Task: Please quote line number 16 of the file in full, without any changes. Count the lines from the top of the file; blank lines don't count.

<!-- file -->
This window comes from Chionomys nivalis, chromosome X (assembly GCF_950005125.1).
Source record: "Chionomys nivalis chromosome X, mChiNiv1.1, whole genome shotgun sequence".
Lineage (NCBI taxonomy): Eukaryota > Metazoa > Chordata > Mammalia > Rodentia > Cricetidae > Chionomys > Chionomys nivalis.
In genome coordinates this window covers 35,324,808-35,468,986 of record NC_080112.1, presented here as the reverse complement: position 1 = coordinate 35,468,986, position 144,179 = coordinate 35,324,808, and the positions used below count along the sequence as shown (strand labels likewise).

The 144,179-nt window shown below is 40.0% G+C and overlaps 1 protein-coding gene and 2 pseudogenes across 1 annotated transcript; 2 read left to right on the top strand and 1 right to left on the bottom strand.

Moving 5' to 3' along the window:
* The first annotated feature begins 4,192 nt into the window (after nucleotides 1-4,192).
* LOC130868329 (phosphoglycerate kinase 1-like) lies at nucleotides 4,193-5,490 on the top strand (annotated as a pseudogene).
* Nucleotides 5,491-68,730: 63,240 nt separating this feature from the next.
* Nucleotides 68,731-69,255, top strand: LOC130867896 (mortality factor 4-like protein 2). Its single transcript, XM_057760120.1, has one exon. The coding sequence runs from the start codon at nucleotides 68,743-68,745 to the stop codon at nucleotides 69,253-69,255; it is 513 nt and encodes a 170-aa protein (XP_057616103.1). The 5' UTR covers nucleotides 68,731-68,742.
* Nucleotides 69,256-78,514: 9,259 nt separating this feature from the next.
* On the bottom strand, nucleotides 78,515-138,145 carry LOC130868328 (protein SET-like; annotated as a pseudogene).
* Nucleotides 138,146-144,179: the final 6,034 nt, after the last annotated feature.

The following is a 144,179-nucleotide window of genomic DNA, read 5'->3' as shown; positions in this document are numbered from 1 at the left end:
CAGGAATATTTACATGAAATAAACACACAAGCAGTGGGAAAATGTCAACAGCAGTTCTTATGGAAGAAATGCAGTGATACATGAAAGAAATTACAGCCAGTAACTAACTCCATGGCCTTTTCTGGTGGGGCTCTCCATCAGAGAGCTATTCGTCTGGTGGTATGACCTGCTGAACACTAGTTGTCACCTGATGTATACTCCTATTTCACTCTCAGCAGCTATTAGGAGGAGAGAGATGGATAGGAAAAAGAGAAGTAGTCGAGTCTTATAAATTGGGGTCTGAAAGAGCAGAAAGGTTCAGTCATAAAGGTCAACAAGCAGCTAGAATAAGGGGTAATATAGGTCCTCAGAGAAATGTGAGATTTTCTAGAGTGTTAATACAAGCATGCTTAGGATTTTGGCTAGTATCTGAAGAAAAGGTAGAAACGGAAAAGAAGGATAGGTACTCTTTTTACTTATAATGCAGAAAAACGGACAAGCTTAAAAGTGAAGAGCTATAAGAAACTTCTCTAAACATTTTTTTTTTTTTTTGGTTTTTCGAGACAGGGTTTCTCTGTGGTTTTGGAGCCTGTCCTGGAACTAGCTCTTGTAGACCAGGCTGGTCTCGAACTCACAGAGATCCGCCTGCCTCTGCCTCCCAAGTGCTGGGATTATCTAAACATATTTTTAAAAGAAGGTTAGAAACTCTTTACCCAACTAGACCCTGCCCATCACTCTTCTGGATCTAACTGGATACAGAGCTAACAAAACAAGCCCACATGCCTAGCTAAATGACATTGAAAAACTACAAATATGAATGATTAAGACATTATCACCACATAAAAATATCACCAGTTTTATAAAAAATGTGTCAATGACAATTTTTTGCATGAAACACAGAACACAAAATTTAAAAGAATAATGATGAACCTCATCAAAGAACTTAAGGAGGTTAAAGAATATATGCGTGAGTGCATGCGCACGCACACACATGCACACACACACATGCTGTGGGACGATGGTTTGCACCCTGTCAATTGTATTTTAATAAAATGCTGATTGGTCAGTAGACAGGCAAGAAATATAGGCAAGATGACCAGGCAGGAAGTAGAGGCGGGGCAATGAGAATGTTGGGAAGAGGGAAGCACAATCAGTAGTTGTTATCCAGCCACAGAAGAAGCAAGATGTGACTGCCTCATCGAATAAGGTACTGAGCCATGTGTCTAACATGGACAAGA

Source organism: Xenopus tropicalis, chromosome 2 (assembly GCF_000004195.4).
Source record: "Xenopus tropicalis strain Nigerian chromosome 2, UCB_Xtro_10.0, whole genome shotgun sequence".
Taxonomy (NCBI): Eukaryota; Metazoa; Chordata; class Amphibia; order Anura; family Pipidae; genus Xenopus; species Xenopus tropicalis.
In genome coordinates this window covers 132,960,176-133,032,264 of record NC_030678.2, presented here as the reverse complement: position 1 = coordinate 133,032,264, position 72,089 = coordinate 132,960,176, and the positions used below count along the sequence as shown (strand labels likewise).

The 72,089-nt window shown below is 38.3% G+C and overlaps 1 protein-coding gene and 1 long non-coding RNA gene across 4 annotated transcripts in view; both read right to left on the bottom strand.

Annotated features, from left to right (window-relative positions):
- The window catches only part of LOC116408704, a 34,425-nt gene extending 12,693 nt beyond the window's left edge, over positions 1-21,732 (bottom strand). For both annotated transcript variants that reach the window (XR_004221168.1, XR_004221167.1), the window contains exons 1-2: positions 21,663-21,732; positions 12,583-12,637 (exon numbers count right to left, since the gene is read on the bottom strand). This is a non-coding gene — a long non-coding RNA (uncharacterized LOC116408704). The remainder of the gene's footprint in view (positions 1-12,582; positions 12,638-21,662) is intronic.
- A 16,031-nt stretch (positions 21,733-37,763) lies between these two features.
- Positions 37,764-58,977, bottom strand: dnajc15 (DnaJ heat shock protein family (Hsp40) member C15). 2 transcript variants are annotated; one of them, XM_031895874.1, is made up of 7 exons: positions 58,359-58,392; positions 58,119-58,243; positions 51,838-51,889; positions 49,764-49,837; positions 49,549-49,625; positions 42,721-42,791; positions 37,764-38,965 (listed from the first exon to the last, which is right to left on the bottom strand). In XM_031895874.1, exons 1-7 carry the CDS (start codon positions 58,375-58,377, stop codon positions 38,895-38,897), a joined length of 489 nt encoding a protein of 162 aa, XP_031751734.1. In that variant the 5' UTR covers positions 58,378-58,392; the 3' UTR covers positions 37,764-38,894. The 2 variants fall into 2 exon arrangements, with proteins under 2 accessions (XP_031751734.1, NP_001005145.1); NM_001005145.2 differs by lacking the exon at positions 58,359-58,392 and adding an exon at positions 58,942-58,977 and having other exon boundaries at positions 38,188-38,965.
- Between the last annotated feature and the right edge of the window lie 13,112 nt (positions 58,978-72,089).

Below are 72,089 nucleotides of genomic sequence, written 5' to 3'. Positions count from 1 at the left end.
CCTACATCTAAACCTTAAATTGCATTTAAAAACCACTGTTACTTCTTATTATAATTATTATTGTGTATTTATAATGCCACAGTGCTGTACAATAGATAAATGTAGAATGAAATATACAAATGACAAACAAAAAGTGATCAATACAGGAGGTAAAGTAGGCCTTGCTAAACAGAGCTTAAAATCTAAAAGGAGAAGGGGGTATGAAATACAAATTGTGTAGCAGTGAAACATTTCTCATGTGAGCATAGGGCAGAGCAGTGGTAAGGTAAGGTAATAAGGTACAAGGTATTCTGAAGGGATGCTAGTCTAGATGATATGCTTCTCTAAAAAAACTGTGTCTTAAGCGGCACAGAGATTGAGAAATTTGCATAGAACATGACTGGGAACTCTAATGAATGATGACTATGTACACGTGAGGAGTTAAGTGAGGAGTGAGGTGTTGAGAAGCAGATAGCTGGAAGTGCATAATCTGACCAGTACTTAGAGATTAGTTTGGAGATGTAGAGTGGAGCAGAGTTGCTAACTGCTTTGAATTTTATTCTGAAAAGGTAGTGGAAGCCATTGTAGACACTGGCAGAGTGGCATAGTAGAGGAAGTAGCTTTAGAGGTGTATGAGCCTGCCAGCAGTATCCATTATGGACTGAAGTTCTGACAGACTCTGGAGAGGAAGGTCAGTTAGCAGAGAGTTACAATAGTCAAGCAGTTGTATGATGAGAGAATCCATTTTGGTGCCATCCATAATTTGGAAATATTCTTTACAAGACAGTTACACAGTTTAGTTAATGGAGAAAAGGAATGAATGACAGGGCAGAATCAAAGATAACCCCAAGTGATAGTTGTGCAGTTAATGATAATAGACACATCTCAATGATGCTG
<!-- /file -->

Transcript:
Source organism: Xenopus tropicalis, chromosome 2 (assembly GCF_000004195.4).